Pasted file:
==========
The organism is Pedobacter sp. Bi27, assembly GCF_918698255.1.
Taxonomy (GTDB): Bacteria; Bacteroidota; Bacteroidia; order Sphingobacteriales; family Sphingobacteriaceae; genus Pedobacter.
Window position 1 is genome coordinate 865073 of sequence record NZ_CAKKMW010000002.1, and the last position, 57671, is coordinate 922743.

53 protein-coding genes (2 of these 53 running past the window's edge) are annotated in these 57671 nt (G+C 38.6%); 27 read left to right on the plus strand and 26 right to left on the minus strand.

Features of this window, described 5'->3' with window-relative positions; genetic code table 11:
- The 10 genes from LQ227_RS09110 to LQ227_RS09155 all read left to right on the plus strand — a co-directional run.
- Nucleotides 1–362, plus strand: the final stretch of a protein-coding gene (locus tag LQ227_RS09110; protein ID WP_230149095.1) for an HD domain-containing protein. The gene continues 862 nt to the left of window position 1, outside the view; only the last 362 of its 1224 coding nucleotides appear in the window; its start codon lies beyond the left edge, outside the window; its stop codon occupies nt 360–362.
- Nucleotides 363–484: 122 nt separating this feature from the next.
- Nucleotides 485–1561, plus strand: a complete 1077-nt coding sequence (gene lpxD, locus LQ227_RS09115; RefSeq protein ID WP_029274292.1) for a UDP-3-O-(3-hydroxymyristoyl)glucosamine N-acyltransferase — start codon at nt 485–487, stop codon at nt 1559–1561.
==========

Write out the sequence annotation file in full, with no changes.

The organism is Pedobacter sp. Bi27, assembly GCF_918698255.1.
Taxonomy (GTDB): Bacteria; Bacteroidota; Bacteroidia; order Sphingobacteriales; family Sphingobacteriaceae; genus Pedobacter.
Window position 1 is genome coordinate 865073 of sequence record NZ_CAKKMW010000002.1, and the last position, 57671, is coordinate 922743.

53 protein-coding genes (2 of these 53 running past the window's edge) are annotated in these 57671 nt (G+C 38.6%); 27 read left to right on the plus strand and 26 right to left on the minus strand.

Features of this window, described 5'->3' with window-relative positions; genetic code table 11:
- The 10 genes from LQ227_RS09110 to LQ227_RS09155 all read left to right on the plus strand — a co-directional run.
- Nucleotides 1–362, plus strand: the final stretch of a protein-coding gene (locus tag LQ227_RS09110; protein ID WP_230149095.1) for an HD domain-containing protein. The gene continues 862 nt to the left of window position 1, outside the view; only the last 362 of its 1224 coding nucleotides appear in the window; its start codon lies beyond the left edge, outside the window; its stop codon occupies nt 360–362.
- Nucleotides 363–484: 122 nt separating this feature from the next.
- Nucleotides 485–1561, plus strand: a complete 1077-nt coding sequence (gene lpxD, locus LQ227_RS09115; RefSeq protein ID WP_029274292.1) for a UDP-3-O-(3-hydroxymyristoyl)glucosamine N-acyltransferase — start codon at nt 485–487, stop codon at nt 1559–1561.